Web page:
Cooperative Security Location

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A Cooperative Security Location (CSL) is a U.S. military term for facilities used for regional training in counterterrorism and interdiction of drug trafficking, and also to provide contingency access to continental areas. "A CSL is a host-nation facility with little or no permanent U.S. personnel presence, which may contain pre-positioned equipment and/or logistical arrangements and serve both for security cooperation activities and contingency access."[1] These sites were established as the Pentagon began to address regional threats primarily in Africa and Latin America following its 2004 global posture review.[2] They are sometimes referred to as "lily pads."[3] The establishment of such bases has accelerated under the Obama administration, especially with the pivot to the Asia Pacific region and increased operations in Africa.[4]

A CSL is differentiated from a Forward Operating Site (FOS) with a small permanent force or contractor personnel, or a Main Operating Base (MOB), with a large force and a well-defended site.

Canada has established operational support hubs that operate in a similar fashion and can be reached by Canada's fleet of C-17 cargo aircraft.[5]

Latin American and Caribbean CSLs[edit]

In 2004, the United States began consideration of four sites for CSLs in the Latin American region:[6]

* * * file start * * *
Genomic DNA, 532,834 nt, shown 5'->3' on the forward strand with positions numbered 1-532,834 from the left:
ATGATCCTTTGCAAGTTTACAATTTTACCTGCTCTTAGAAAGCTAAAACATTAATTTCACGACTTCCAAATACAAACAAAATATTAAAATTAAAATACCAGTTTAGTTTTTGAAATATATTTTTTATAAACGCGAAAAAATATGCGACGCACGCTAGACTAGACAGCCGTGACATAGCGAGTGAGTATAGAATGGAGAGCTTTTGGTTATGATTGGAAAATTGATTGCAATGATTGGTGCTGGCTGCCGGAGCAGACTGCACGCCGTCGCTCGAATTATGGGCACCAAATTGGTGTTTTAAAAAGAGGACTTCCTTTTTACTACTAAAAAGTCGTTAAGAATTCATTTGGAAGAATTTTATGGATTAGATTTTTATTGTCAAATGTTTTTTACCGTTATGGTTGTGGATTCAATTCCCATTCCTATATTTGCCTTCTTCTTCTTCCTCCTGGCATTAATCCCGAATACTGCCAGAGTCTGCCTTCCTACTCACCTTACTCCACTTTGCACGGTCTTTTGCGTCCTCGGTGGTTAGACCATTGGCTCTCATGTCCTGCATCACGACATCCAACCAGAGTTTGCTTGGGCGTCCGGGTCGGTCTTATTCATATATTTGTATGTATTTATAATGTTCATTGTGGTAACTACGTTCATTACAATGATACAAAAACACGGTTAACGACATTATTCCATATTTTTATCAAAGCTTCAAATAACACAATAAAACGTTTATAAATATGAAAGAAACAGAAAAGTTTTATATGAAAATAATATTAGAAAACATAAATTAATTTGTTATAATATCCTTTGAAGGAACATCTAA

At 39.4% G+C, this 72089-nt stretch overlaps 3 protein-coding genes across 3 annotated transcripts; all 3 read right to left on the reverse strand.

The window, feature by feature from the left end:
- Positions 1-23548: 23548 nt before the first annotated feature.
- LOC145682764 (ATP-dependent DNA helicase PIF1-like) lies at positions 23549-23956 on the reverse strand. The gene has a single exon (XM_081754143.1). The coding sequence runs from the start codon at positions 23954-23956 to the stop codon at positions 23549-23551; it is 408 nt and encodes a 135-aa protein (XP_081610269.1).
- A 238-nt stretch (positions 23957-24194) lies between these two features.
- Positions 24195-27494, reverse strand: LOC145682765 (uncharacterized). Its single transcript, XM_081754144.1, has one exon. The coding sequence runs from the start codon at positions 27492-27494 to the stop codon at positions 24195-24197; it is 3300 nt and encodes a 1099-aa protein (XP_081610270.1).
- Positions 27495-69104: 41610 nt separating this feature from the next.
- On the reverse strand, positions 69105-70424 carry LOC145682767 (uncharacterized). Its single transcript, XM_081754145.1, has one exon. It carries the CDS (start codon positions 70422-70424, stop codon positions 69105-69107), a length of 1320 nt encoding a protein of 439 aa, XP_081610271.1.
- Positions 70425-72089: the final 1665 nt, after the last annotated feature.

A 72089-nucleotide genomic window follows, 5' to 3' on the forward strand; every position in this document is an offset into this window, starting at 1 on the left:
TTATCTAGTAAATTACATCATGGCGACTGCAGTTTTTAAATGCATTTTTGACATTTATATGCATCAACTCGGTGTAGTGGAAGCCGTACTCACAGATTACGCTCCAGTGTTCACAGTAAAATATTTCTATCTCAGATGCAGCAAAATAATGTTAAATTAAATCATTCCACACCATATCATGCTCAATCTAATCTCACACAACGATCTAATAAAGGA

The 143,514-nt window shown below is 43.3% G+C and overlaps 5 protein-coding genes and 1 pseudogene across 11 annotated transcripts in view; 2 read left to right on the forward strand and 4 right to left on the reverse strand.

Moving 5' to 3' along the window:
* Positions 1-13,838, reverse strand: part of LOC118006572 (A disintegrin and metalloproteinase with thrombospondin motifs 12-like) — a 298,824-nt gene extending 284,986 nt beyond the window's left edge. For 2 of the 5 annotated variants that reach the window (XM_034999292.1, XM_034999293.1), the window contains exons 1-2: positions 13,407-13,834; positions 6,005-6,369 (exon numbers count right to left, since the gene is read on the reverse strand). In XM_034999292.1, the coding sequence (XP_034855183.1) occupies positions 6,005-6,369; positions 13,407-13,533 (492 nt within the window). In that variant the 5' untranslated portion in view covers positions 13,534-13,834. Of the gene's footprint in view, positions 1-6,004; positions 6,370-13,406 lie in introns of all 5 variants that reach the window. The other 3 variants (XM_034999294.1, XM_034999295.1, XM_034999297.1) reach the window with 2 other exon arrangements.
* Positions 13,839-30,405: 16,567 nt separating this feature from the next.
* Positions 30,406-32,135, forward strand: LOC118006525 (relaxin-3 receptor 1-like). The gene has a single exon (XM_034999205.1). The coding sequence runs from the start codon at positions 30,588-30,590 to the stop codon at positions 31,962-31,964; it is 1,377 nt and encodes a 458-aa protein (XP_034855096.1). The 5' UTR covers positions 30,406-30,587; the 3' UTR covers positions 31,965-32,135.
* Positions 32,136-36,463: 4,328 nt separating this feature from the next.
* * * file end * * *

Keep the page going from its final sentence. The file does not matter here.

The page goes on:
African CSLs[edit]

These sites were created while Africa was in the region covered by United States European Command. With the creation of the United States Africa Command (USAFRICOM) in 2007, these CSL locations in Africa were transferred to the new command.

They include, but are not limited to:[3]

References[edit]

  1. ^ "Strategic Theater Transformation". United States European Command. 2005-01-14. Archived from the original on 2007-02-04. Retrieved 2007-02-07. 
  2. ^ "U.S. European Command Statement Following President Bush’s Remarks Addressing Global Posture". United States European Command. 2004-08-16. Retrieved 2007-02-07. 
  3. ^ a b "Presence, Not Permanence". United States Air Force. August 2006. Archived from the original on 2006-11-07. Retrieved 2007-02-07. 
  4. ^ Vine, David. "The Lily-Pad Strategy: How the Pentagon Is Quietly Transforming Its Overseas Base Empire." Huff Post, 16 July 2012.
  5. ^ Berthiaume, Lee. "New military outposts key to more overseas missions." Postmedia Network, 19 July 2012.
  6. ^ "U.S. Military Bases in Latin America and the Caribbean". Foreign Policy in Focus. August 2004. Archived from the original on 2007-01-10. Retrieved 2007-02-07.